On that same grand scale, McAuliffe says, "Getting the num­ber of appliances they wanted in the kitchen was also a challenge, so there's a holding oven and a microwave built into the island and a separate stove top built into the counter. When you look at the flanking ends of the kitchen windows, there are two Sub-Zero combination refrigerator/freezers that blend in perfectly with the cabinetry."

Ah, but it is the fine detail of that cabinetry that best demon­strates Sanborn's abiding faith in McAuliffe's abilities.

"We actually used three different cabinet manufacturers in the home," he says, "but the kitchen and the majority of the cabinets are from Cabico in Quebec. With this particular design, a tremen­dous amount of detail went into the kitchen cabinets, so we pro­vided the manufacturer with a floor plan, the varying elevations of the different cabinets and detailed Auto CAD (Computer Assisted Drafting) illustrations, so all the details were the right size, all the way down to the one-by-one-inch pegs on the exhaust hood."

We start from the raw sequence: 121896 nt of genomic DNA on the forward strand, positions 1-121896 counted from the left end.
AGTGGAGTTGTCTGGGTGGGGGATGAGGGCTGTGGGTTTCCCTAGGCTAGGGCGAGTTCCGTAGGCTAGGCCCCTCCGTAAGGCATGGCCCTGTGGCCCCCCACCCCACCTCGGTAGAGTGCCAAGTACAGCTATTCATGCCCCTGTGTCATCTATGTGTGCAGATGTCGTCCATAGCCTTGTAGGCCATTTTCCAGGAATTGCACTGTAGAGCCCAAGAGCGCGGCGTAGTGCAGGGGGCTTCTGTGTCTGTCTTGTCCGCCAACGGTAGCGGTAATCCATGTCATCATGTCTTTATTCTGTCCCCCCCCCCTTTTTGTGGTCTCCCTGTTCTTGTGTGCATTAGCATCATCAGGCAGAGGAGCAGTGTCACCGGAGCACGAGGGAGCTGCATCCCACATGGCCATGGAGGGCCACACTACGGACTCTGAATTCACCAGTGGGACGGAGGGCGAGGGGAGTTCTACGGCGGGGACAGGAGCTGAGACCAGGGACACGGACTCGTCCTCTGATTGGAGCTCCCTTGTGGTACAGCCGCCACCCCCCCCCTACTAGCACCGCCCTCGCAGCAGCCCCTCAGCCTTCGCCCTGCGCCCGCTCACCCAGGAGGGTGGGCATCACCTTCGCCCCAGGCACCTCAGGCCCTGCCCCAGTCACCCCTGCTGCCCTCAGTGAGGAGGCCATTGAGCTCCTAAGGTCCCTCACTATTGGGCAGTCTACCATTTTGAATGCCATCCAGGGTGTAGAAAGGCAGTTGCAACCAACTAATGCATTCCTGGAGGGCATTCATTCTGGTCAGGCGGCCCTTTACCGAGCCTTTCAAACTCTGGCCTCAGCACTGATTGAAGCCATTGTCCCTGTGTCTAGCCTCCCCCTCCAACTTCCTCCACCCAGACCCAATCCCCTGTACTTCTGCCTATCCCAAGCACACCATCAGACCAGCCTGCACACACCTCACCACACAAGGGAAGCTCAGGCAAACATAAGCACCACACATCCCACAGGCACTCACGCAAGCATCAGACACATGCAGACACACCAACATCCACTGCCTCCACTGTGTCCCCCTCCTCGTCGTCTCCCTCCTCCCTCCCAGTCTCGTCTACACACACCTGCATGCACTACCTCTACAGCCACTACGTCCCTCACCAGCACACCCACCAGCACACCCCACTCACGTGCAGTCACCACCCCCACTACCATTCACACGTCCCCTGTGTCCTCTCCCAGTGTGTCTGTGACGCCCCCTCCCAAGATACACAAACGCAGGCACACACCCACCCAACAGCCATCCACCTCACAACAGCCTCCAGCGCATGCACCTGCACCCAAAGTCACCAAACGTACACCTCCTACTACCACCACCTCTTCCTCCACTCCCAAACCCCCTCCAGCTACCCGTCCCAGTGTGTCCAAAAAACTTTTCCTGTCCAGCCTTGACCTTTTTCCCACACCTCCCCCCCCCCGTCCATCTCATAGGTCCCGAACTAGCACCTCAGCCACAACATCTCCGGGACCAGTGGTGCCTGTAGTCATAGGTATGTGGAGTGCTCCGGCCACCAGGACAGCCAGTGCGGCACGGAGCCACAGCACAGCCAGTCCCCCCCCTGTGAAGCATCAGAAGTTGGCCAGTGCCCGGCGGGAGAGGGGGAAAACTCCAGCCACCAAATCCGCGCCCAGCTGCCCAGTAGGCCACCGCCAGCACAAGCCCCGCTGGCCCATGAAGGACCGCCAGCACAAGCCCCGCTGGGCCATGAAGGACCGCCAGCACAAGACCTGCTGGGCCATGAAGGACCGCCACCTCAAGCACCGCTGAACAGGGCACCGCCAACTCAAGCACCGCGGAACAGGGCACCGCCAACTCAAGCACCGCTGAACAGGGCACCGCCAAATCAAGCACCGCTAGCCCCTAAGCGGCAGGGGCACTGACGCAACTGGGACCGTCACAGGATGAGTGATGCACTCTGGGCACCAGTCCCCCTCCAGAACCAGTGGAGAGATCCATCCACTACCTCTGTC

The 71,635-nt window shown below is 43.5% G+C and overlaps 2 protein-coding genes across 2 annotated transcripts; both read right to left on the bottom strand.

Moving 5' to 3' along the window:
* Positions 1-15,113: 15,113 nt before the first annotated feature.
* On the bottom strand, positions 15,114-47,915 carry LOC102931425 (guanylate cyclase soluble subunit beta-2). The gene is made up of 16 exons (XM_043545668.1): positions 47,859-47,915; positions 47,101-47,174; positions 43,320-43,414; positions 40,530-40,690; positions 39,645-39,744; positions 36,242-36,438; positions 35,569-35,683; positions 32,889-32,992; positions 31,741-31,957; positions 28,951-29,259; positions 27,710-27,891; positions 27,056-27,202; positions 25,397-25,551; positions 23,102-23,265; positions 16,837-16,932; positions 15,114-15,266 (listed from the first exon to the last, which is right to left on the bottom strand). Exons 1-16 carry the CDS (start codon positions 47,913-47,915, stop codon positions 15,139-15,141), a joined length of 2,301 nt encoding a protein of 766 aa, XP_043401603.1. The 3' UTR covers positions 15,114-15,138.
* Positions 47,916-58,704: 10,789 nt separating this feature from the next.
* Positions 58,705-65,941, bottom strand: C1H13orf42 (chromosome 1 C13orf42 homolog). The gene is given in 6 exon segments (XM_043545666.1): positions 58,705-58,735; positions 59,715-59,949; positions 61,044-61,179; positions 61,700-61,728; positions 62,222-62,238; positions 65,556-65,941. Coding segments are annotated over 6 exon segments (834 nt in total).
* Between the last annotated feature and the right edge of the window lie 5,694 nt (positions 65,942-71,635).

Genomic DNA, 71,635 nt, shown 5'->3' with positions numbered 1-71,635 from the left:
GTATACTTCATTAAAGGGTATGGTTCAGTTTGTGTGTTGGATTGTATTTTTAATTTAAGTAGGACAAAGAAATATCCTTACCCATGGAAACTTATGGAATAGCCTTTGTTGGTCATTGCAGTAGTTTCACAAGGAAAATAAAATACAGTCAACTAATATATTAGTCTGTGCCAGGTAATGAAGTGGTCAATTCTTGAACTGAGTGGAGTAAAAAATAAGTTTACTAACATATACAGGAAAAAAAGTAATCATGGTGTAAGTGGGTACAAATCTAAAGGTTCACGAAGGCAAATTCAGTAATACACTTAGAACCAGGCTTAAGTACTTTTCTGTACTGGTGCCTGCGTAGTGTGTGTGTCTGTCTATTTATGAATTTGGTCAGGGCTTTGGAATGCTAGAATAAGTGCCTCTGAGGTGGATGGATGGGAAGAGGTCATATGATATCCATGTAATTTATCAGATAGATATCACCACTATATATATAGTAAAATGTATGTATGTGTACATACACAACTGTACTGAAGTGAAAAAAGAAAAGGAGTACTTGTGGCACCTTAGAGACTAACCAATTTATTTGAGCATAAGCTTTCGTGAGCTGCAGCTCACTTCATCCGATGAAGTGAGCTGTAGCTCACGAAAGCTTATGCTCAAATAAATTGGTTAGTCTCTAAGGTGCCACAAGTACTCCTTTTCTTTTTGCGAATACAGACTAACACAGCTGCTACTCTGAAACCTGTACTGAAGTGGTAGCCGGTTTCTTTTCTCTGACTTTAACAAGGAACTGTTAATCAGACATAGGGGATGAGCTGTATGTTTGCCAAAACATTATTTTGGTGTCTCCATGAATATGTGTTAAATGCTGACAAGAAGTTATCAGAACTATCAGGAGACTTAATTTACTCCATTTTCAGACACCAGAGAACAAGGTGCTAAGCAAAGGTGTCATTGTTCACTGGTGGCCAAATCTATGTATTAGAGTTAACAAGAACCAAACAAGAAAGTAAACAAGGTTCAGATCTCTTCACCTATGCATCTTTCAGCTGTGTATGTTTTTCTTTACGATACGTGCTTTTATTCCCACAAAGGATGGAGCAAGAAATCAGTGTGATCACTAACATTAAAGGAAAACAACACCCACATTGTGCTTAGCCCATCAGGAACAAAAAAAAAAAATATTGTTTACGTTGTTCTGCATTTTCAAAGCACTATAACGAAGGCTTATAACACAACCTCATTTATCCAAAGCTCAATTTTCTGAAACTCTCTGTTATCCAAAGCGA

A team effort

It is the attention to the details that make the house feel so harmo­nious. Sanborn incorporated similar decorative patterns through­out the house: the custom front door, the design of the railing balusters, the exhaust hood in the kitchen and the vast fireplace in the living room.

"The huge barrel-vaulted ceiling in that great room is breath­taking," Sanborn says, again citing the handiwork of Carrier's tradespeople. "And that's part of the inspiration for the expansive, custom fireplace. Originally, the plans called for a six-foot fireplace, but in a room with those proportions, we needed to create a better sense of balance."